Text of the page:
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Interview with Yun Emily Wang: Winner of the SEM 2018 Seeger Prize

Friday, October 25, 2019   (0 Comments)
Posted by: Stephen Stuempfle
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Interview with Yun Emily Wang:
Winner of the SEM 2018 Charles Seeger Prize

By Jesse Fivecoate, Indiana University Bloomington

Yun Emily Wang, a Mellon Postdoctoral Teaching Fellow in the Department of Music at Columbia University, was the winner of the SEM 2018 Charles Seeger Prize for her paper “Shopping and Chopping: Sound, Diasporic Intimacy, and Everyday Movements in Chinese Toronto.” SEM awards the Seeger Prize annually to recognize the most distinguished student paper presented at the previous year’s Annual Meeting.

Wang began her ethnomusicological career as a music major, having trained in viola performance. While studying classical Western art music at the University of North Carolina-Greensboro, she had questions about the social and cultural dimensions of being a musician. She came to realize that if she wanted to examine the socio-cultural aspects of music further, she would have to look outside the field of music performance. During this period, she studied with two ethnomusicology professors (James Revell Carr and Gavin Douglas), who gave her books to read to learn more about the field.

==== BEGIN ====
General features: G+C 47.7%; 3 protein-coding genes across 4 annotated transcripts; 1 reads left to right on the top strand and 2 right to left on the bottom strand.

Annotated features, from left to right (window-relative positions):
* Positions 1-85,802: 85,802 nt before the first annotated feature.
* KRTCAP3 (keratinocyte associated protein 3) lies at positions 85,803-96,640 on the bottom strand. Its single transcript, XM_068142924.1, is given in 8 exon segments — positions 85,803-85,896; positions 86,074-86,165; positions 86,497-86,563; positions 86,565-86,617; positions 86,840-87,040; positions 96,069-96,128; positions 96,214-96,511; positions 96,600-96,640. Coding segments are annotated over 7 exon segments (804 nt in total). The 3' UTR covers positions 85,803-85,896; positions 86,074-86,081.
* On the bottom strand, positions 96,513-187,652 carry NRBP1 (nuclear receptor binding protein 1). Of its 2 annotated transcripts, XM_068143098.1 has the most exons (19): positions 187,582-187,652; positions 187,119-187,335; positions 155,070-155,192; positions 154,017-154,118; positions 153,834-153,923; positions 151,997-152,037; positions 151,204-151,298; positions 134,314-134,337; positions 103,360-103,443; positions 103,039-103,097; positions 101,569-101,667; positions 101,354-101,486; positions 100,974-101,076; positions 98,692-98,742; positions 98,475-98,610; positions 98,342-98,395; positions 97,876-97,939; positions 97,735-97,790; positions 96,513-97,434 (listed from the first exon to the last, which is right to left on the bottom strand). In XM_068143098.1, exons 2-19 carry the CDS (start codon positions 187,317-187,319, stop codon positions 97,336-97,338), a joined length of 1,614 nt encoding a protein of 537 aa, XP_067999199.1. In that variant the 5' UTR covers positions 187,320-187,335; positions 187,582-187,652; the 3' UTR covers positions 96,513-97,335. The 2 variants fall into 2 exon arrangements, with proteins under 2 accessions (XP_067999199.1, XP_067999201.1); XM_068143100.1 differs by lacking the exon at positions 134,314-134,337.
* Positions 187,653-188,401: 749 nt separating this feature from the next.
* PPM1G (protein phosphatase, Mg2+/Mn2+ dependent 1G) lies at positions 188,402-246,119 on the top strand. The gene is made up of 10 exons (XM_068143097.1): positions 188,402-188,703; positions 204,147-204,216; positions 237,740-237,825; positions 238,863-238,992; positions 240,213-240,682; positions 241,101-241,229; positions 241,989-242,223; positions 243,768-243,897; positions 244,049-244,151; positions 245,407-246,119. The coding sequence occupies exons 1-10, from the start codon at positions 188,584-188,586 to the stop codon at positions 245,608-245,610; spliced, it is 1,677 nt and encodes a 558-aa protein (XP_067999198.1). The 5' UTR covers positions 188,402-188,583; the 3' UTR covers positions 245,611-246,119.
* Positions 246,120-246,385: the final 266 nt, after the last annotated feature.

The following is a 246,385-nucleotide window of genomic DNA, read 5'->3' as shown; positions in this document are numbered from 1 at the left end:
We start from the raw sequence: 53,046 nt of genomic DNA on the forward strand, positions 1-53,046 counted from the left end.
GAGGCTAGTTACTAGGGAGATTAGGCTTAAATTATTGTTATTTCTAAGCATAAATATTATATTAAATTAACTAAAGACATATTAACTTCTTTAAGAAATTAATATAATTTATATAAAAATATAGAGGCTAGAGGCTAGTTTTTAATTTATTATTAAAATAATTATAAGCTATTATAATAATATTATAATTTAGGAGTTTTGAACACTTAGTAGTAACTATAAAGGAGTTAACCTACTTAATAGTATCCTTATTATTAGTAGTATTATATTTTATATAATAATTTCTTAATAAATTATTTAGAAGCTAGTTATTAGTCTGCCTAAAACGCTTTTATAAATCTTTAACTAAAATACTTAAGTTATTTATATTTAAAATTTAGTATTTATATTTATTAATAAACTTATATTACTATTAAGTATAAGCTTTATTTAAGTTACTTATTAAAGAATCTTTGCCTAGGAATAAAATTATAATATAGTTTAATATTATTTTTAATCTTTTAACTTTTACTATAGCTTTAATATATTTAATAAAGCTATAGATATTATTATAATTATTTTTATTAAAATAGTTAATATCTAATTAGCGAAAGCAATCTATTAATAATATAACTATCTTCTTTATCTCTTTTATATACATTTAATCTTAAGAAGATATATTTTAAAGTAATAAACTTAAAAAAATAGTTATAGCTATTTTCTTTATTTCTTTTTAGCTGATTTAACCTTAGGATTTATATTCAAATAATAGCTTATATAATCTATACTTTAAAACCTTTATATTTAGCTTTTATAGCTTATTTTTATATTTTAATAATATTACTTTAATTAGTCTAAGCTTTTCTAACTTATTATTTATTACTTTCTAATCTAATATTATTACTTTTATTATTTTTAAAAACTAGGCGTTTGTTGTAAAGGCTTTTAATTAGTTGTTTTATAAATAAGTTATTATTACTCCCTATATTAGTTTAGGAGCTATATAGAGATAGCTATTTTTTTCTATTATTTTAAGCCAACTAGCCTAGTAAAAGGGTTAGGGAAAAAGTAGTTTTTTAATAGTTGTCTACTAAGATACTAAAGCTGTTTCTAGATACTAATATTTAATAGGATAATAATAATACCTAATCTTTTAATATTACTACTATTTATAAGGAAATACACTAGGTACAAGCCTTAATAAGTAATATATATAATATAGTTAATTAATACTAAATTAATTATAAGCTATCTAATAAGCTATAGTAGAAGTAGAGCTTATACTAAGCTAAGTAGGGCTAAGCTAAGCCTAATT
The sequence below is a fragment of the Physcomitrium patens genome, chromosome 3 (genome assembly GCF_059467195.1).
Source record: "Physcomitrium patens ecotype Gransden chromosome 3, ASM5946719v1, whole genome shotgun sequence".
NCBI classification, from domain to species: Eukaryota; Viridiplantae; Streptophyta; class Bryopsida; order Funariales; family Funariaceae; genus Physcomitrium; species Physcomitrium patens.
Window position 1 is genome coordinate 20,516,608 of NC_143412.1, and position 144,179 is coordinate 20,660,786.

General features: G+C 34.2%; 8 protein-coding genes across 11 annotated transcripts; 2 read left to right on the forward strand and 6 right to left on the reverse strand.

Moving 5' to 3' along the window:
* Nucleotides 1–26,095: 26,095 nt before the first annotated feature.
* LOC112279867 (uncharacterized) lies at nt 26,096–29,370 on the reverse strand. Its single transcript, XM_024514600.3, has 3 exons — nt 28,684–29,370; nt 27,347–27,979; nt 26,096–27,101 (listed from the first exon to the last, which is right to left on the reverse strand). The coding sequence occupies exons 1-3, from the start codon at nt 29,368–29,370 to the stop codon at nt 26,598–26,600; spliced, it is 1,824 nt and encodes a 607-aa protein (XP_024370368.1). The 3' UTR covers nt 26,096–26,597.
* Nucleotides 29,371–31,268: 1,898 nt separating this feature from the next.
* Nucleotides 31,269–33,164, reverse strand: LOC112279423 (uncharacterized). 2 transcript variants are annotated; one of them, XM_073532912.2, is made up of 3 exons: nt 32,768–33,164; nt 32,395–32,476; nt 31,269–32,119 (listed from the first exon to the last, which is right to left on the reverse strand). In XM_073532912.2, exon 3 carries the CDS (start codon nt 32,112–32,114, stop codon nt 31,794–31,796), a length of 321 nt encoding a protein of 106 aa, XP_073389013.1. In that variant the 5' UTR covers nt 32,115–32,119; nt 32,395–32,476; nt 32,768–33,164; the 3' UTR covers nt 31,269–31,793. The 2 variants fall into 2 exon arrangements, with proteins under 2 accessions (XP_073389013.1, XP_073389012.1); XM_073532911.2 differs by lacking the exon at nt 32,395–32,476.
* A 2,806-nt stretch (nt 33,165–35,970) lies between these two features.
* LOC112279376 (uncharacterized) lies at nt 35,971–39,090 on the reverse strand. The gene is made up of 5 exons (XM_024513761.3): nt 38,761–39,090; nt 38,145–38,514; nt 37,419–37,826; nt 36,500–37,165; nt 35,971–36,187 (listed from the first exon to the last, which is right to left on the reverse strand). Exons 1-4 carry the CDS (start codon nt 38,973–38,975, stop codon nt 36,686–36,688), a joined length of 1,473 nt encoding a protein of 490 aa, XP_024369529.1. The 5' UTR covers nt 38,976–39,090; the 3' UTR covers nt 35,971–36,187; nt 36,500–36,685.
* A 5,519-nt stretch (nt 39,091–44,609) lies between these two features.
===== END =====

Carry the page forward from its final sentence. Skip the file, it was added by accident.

Wang says she conceptualizes the field more as ethnomusicologies than a single ethnomusicology—the diversity of theoretical and methodological approaches is a generative and integral aspect of the field. For her, ethnomusicology hits a balance between attending to the social and the sonic.

Wang’s Seeger Prize paper derives from ethnographic research that she conducted while working on her dissertation at the University of Toronto. In this paper, she looks at one of her interlocutors, how this individual moves within particular diasporic spaces, and her use of sounding and listening practices in the course of everyday life. Wang discovered that these sonic practices are employed in a variety of ways to maintain, negotiate, and transform social relations. She adds that the case in question was one of those moments in the field that is beautiful, intimate, and poetic. She wanted to investigate this moment further in order to understand how to talk about what was happening in the life of her collaborator.

Wang states that it is incredibly affirming to have been selected by the award committee for the Seeger Prize and notes that it is important for junior scholars to be recognized for their work, especially if it is experimental or outside the traditional methods of the field.

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